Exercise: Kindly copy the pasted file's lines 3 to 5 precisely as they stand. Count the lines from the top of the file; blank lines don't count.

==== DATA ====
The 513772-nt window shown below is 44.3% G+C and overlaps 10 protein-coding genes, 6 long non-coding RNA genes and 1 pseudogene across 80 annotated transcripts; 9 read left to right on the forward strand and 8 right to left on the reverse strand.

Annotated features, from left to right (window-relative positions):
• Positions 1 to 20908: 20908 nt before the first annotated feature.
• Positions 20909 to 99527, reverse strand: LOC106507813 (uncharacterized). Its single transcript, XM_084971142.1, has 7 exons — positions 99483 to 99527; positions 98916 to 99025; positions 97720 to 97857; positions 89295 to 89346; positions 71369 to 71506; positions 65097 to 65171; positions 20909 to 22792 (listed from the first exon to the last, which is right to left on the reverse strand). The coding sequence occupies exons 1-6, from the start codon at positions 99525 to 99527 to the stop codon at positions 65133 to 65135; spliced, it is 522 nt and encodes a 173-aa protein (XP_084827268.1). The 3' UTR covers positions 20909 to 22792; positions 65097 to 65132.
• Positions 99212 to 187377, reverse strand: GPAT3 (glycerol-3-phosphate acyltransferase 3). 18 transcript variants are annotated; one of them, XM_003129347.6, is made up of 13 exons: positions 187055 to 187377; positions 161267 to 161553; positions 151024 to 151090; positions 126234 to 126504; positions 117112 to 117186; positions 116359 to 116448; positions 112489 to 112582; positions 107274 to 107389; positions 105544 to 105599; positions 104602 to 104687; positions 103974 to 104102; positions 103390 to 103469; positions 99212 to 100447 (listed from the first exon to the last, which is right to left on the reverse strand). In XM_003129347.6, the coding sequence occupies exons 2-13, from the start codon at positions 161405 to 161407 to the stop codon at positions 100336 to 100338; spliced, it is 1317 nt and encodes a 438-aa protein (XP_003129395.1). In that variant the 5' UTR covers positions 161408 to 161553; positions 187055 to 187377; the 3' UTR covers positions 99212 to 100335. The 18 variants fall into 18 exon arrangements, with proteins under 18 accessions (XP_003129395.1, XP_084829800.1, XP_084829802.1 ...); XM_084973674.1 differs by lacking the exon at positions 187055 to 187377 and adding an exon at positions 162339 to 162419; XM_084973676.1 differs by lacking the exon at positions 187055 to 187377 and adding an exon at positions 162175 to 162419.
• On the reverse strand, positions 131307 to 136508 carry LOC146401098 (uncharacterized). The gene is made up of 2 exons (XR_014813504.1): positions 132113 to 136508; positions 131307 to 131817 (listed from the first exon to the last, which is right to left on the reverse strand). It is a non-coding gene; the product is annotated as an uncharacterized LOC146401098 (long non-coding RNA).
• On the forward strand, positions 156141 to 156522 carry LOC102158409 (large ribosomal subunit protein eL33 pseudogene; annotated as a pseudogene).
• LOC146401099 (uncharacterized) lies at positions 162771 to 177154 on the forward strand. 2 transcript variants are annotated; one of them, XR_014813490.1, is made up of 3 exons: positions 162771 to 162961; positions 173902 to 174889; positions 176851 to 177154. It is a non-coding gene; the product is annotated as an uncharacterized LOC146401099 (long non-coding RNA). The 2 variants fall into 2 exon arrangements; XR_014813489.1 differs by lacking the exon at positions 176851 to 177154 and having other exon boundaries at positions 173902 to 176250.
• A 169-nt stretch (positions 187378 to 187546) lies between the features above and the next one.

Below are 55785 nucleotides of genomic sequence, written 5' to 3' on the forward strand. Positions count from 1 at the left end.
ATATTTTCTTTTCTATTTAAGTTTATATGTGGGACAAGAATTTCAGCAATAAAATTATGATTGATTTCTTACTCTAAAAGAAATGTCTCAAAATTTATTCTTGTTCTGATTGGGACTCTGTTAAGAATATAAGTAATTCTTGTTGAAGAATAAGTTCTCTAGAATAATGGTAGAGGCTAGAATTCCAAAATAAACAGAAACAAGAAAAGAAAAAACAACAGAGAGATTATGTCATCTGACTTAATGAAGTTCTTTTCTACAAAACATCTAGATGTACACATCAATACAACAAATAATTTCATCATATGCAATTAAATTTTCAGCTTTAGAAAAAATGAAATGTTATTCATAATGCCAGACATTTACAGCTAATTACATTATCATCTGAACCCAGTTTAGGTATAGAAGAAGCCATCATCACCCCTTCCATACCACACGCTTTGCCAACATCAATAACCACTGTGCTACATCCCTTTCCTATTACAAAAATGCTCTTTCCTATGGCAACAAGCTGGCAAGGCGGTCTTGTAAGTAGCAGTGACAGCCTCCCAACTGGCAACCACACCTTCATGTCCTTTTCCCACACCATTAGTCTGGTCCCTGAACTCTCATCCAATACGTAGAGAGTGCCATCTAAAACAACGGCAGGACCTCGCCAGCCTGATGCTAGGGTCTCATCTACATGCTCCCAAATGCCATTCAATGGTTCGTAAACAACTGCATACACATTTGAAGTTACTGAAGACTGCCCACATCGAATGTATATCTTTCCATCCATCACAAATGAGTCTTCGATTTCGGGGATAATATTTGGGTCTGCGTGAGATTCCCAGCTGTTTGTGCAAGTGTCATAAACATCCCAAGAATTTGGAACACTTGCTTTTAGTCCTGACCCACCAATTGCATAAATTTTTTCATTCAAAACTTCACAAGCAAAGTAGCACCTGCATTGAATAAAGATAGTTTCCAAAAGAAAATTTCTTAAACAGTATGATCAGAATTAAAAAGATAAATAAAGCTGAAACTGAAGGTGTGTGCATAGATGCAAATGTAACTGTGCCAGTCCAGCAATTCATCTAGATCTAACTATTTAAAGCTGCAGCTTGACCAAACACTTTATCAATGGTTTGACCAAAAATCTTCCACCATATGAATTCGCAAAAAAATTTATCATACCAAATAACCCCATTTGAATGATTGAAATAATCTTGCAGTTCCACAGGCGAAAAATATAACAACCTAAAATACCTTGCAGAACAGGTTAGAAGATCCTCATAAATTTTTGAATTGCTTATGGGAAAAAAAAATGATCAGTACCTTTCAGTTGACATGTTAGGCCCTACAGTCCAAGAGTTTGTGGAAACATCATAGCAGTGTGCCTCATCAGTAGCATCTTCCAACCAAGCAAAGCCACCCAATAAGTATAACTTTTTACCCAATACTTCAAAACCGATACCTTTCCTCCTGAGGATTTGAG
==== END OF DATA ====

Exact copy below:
• Positions 1 to 20908: 20908 nt before the first annotated feature.
• Positions 20909 to 99527, reverse strand: LOC106507813 (uncharacterized). Its single transcript, XM_084971142.1, has 7 exons — positions 99483 to 99527; positions 98916 to 99025; positions 97720 to 97857; positions 89295 to 89346; positions 71369 to 71506; positions 65097 to 65171; positions 20909 to 22792 (listed from the first exon to the last, which is right to left on the reverse strand). The coding sequence occupies exons 1-6, from the start codon at positions 99525 to 99527 to the stop codon at positions 65133 to 65135; spliced, it is 522 nt and encodes a 173-aa protein (XP_084827268.1). The 3' UTR covers positions 20909 to 22792; positions 65097 to 65132.
• Positions 99212 to 187377, reverse strand: GPAT3 (glycerol-3-phosphate acyltransferase 3). 18 transcript variants are annotated; one of them, XM_003129347.6, is made up of 13 exons: positions 187055 to 187377; positions 161267 to 161553; positions 151024 to 151090; positions 126234 to 126504; positions 117112 to 117186; positions 116359 to 116448; positions 112489 to 112582; positions 107274 to 107389; positions 105544 to 105599; positions 104602 to 104687; positions 103974 to 104102; positions 103390 to 103469; positions 99212 to 100447 (listed from the first exon to the last, which is right to left on the reverse strand). In XM_003129347.6, the coding sequence occupies exons 2-13, from the start codon at positions 161405 to 161407 to the stop codon at positions 100336 to 100338; spliced, it is 1317 nt and encodes a 438-aa protein (XP_003129395.1). In that variant the 5' UTR covers positions 161408 to 161553; positions 187055 to 187377; the 3' UTR covers positions 99212 to 100335. The 18 variants fall into 18 exon arrangements, with proteins under 18 accessions (XP_003129395.1, XP_084829800.1, XP_084829802.1 ...); XM_084973674.1 differs by lacking the exon at positions 187055 to 187377 and adding an exon at positions 162339 to 162419; XM_084973676.1 differs by lacking the exon at positions 187055 to 187377 and adding an exon at positions 162175 to 162419.